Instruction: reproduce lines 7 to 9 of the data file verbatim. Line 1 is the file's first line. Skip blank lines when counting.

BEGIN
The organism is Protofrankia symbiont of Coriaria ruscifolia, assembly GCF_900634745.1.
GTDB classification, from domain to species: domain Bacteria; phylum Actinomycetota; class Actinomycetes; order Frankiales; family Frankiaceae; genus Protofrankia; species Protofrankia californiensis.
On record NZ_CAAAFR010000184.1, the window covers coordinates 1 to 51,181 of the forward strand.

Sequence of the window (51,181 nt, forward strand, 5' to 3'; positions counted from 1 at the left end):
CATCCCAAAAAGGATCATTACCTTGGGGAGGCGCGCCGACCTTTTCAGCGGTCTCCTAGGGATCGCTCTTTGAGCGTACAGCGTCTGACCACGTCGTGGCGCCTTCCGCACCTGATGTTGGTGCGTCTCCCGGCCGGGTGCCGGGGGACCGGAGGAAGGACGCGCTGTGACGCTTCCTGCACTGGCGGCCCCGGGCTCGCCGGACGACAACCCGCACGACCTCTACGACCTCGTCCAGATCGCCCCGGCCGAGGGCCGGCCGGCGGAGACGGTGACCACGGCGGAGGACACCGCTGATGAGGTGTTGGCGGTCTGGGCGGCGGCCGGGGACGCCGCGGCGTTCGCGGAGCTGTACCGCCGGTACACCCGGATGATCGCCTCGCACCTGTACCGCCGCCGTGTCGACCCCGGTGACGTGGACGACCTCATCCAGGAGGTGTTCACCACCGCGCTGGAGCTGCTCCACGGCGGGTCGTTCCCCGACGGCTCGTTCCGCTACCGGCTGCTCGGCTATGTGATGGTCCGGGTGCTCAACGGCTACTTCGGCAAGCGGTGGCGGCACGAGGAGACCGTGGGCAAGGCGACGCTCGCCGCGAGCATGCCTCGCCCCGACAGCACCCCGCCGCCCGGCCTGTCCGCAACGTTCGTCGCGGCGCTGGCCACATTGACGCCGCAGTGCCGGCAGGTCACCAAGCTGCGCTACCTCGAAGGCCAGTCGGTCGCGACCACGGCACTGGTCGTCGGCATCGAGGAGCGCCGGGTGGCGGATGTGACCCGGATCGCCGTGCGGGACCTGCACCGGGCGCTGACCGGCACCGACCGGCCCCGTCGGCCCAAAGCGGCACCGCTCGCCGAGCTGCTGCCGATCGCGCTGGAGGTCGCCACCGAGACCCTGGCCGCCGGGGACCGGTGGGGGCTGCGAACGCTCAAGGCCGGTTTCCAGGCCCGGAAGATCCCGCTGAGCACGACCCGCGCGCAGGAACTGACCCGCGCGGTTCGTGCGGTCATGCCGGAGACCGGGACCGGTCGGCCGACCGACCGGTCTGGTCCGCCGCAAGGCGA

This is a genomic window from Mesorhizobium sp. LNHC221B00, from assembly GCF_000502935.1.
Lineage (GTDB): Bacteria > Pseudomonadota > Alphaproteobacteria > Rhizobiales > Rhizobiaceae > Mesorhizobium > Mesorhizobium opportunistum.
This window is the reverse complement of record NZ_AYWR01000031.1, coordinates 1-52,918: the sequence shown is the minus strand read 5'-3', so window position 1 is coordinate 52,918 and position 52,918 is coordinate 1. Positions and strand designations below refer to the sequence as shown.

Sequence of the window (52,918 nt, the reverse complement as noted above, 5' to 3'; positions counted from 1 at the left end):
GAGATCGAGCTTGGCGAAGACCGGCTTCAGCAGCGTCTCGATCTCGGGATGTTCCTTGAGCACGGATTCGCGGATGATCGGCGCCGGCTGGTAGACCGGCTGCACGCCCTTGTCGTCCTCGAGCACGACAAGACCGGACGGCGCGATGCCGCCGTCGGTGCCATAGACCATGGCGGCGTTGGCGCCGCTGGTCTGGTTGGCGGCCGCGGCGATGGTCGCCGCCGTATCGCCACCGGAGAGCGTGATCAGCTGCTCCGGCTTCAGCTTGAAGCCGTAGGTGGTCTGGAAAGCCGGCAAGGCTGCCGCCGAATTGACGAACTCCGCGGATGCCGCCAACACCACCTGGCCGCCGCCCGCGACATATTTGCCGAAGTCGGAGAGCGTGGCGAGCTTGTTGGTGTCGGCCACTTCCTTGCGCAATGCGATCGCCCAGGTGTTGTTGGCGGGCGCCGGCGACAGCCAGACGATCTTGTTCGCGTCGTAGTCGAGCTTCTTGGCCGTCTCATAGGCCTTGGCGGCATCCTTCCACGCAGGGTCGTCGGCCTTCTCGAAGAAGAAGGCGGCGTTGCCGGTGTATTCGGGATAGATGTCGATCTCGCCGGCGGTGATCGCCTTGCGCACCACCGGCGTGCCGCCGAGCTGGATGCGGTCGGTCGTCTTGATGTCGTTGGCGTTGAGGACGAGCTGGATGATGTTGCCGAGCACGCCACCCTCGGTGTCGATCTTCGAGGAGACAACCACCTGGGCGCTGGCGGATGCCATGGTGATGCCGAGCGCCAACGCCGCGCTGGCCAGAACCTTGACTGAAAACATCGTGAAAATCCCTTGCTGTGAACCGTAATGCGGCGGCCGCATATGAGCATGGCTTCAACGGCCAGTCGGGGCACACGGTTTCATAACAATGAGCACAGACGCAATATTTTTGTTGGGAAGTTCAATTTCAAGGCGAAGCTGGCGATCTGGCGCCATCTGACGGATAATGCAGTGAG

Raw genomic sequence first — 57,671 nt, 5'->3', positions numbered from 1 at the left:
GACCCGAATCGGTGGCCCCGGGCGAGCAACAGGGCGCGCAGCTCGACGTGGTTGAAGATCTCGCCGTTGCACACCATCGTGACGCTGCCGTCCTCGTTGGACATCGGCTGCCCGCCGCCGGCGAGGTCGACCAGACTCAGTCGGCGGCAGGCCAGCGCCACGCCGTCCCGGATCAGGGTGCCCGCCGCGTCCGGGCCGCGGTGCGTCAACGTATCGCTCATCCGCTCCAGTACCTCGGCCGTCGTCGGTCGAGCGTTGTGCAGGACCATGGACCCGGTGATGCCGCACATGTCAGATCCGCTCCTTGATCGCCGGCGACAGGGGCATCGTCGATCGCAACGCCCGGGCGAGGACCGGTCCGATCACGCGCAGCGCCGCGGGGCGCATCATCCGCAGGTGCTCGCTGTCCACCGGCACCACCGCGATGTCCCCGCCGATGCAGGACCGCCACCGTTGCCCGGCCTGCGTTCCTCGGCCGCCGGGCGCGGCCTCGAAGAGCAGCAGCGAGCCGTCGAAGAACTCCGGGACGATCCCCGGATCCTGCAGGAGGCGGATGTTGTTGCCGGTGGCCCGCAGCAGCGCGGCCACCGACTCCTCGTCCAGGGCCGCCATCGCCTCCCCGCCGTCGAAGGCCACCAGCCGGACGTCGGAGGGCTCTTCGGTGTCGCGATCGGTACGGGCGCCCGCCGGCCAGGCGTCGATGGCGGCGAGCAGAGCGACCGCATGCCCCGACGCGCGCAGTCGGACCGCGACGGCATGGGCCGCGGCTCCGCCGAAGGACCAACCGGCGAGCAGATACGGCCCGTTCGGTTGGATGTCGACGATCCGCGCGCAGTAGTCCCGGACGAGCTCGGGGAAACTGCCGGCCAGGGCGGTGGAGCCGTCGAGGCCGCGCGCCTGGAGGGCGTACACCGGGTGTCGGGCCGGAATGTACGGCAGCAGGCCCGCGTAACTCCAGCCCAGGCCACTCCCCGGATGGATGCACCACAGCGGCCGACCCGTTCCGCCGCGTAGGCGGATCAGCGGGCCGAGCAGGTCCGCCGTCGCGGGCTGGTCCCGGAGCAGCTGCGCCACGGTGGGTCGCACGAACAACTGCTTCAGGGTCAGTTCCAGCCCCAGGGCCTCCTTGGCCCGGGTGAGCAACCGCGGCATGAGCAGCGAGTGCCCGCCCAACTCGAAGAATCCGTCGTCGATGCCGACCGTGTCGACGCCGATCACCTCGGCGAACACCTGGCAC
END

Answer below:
Lineage (GTDB): Bacteria > Pseudomonadota > Alphaproteobacteria > Rhizobiales > Rhizobiaceae > Mesorhizobium > Mesorhizobium opportunistum.
This window is the reverse complement of record NZ_AYWR01000031.1, coordinates 1-52,918: the sequence shown is the minus strand read 5'-3', so window position 1 is coordinate 52,918 and position 52,918 is coordinate 1. Positions and strand designations below refer to the sequence as shown.

Sequence of the window (52,918 nt, the reverse complement as noted above, 5' to 3'; positions counted from 1 at the left end):